Wednesday, January 19, 2011

How should we handle our grief?

“Deposits of unfinished grief reside in more American hearts than I ever imagined. Until these pockets are opened and their contents aired openly, they block unimagined amounts of human growth and potential. They can give rise to bizarre and unexplained behavior which causes untold internal stress.” ~ Robert Kavanaugh

The Compassionate Friends had this quote on its Facebook page today. It is so in keeping with what I’ve experienced lately. Grief seems to be running rampant.

I’ve been in contact with several people through my involvement with The Compassionate Friends who are hurting so badly. And I don’t know how to advise them – except to tell them my experience through my memoir, Leaving the Hall Light On

What I did with my grief was pick myself up almost immediately after my son’s death and begin to fill up my time – with work, working out, writing, reading, and participating in any diversion I could find (movies, plays, opera, trips). As a result, and after eleven years I am a stronger person – at least according to my husband – and not feeling so much of the grief anymore.

But I wonder if my solution is right for everyone. So many times I thought about quitting work, slacking off my workout regime, staying home more, and just letting it all hang out. But, I stopped myself. I just couldn’t do that. I’m too driven.

I wonder if relaxing on the couch, eating those proverbial bonbons, and just allowing myself to wallow would have achieved the same effect.

Being strong takes a lot of effort. It takes pure and constant focus. Could I have relaxed more and taken it easy and still feel as well as I do today?

Please tell me your thoughts about coping with grief.


Julie Jordan Scott said...

I found you via small stones today and wow, not what I expected to find AND YET perfect.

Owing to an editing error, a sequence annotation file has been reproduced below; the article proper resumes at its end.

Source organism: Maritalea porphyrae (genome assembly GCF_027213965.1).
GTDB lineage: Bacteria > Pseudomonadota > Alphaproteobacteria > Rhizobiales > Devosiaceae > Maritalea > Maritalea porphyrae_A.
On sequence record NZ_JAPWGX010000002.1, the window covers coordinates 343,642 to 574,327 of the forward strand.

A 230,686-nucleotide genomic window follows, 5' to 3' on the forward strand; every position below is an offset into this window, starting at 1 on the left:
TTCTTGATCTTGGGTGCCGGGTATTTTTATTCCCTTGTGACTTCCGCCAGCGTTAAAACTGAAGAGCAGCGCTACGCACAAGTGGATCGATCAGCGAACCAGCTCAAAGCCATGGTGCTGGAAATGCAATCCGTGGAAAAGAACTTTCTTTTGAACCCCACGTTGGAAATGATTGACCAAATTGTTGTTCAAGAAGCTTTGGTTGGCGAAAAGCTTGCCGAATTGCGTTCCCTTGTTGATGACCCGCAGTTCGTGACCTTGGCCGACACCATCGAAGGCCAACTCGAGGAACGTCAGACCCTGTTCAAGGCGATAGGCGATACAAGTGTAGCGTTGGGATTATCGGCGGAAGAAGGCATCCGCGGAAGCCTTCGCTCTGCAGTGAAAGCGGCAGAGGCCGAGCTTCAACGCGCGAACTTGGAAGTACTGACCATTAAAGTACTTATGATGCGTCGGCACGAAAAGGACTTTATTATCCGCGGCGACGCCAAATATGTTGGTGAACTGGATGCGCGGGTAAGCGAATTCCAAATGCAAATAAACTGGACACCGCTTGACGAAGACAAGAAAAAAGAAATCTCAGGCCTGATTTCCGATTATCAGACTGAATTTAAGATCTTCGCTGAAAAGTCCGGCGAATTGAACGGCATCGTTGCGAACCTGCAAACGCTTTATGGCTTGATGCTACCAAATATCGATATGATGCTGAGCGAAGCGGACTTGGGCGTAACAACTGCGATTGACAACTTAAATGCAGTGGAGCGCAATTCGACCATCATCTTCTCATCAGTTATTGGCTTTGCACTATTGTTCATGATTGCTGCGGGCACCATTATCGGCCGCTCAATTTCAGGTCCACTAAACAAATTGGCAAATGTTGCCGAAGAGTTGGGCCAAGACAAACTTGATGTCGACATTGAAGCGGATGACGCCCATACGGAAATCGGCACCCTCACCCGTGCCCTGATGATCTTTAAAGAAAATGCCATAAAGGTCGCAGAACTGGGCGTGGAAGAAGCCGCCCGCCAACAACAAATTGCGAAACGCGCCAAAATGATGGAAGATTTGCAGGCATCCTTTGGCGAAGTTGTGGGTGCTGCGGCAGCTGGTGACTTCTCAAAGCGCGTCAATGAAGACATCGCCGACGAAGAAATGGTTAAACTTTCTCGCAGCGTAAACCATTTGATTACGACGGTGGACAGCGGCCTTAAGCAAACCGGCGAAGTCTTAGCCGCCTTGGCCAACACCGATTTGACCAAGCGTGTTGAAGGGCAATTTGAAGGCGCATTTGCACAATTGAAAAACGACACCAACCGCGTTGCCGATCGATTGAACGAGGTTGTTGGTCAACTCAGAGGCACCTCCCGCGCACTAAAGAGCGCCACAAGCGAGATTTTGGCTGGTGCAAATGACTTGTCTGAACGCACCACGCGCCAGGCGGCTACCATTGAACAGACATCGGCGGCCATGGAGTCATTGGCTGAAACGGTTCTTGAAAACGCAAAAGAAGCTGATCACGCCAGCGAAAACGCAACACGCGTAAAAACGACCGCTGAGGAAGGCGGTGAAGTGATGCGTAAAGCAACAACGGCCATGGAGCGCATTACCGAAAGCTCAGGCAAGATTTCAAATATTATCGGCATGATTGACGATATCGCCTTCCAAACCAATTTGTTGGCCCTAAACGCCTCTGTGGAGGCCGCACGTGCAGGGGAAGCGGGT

My daughter died nearly 21 years ago. I worked three jobs for a while after she died to avoid the grief even as I grieved. I agree with the quote from Compassionate Friends ~ we are a chronically undergrieved society.

I feel compelled to look through some of my writing files for you and return again.

Much Love....

Katherine Krige said...

My husband died 3 1/2 years ago. In the immediate aftermath of his death, I too filled every waking moment so as not to crumble and disappear. We had just bought our home 5 months previous, so home renovations had me shopping for toilet and tub, showerhead and sink, not to mention paint and more. I was just coming off of maternity leave though, and could not stomach going back to work. I worked at an autobody shop and didn't think my compassion would be quite there for the poor souls coming in complaining of broken bumpers. I allowed myself 6 months to grieve and the hours filled themselves with trips to lawyers, grief counsellors, financial advisors and many hours spent pensive in coffee shops staring blankly at the world passing me by. My children gave me reason to get out of bed, but also felt like stones around my neck. My gift of six months was extended after my 15 year old cousin died in a skiing accident five months after my husband died. Somehow life has changed directions and I never did return to my old workplace, but life has continued on still. I have spent many hours sitting with my grief and pouring through my loss. I have needed to feel it and make peace with myself through the process. Not any easy task, but such is "life". My Mother (who lost her husband when she was of a similar age with 2 little ones like myself) had some very sage advice for me one day. "Everyone's grief is different. People grieve in their own way and no way is wrong. We all need to grieve the best way we know how."

madeline40 said...

Thank you, Julie and kkrige for your input. Yes, I agree. We all have grieve in our own way. There are no rights or wrongs in this grieving game.
Please let's keep in touch. xoxoxo

Annie said...

I'm learning how to grief. When Dad died 5 years ago nothing i did was helpful. Frankly, I don't know if i will ever be able to shake the problems i caused with my health, my social life, and my career. Strides have been made but lots of regret. When my brother Jim (age 33) died unexpectedly in early November, all i knew is i needed to try some things i shunned. I've been praying a lot since Jim died. I don't even know "who" i'm praying too but spending 5-10 minutes in prayer has helped me see things ("answers" maybe) that i wouldn't have otherwise. Just had a powerful prayer experience in my sun room--blinding snow bouncing off 10 inches of snow with dogs tracks. A lot made sense. I felt peaceful. That's just one example. My general depression makes doing stuff in the winter much harder. Add to that a shoulder injury keeping me off the courts a couple of times a week during the winter, and I feel a bit like a blob. Yet, I go to work, I write, I support my family, and i'm trying. Trying to figure out what will work. Trying to understand the unspeakable. Trying.